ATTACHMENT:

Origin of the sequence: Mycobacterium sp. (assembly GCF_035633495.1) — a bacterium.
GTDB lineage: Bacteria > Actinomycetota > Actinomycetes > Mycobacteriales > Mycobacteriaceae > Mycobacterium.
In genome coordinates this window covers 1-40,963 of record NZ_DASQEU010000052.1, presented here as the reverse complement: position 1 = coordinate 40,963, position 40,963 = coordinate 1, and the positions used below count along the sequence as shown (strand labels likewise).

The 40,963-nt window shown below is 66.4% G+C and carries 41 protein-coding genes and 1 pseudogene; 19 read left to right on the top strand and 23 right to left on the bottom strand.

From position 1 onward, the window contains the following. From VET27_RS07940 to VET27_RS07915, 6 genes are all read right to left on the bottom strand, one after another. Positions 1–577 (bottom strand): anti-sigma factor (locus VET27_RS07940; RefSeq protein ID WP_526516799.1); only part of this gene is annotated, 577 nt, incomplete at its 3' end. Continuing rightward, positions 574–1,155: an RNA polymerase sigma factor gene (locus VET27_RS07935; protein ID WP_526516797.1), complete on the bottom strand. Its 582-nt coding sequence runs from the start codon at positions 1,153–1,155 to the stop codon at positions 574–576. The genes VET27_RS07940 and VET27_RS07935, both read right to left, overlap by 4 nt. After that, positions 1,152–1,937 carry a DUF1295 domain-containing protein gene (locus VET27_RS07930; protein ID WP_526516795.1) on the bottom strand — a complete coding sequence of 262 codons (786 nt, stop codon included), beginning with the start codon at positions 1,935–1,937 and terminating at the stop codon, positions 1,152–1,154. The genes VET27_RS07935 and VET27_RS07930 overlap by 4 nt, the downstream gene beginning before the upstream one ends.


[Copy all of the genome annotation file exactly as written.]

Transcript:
Origin of the sequence: Mycobacterium sp. (assembly GCF_035633495.1) — a bacterium.
GTDB lineage: Bacteria > Actinomycetota > Actinomycetes > Mycobacteriales > Mycobacteriaceae > Mycobacterium.
In genome coordinates this window covers 1-40,963 of record NZ_DASQEU010000052.1, presented here as the reverse complement: position 1 = coordinate 40,963, position 40,963 = coordinate 1, and the positions used below count along the sequence as shown (strand labels likewise).

The 40,963-nt window shown below is 66.4% G+C and carries 41 protein-coding genes and 1 pseudogene; 19 read left to right on the top strand and 23 right to left on the bottom strand.

From position 1 onward, the window contains the following. From VET27_RS07940 to VET27_RS07915, 6 genes are all read right to left on the bottom strand, one after another. Positions 1–577 (bottom strand): anti-sigma factor (locus VET27_RS07940; RefSeq protein ID WP_526516799.1); only part of this gene is annotated, 577 nt, incomplete at its 3' end. Continuing rightward, positions 574–1,155: an RNA polymerase sigma factor gene (locus VET27_RS07935; protein ID WP_526516797.1), complete on the bottom strand. Its 582-nt coding sequence runs from the start codon at positions 1,153–1,155 to the stop codon at positions 574–576. The genes VET27_RS07940 and VET27_RS07935, both read right to left, overlap by 4 nt. After that, positions 1,152–1,937 carry a DUF1295 domain-containing protein gene (locus VET27_RS07930; protein ID WP_526516795.1) on the bottom strand — a complete coding sequence of 262 codons (786 nt, stop codon included), beginning with the start codon at positions 1,935–1,937 and terminating at the stop codon, positions 1,152–1,154. The genes VET27_RS07935 and VET27_RS07930 overlap by 4 nt, the downstream gene beginning before the upstream one ends.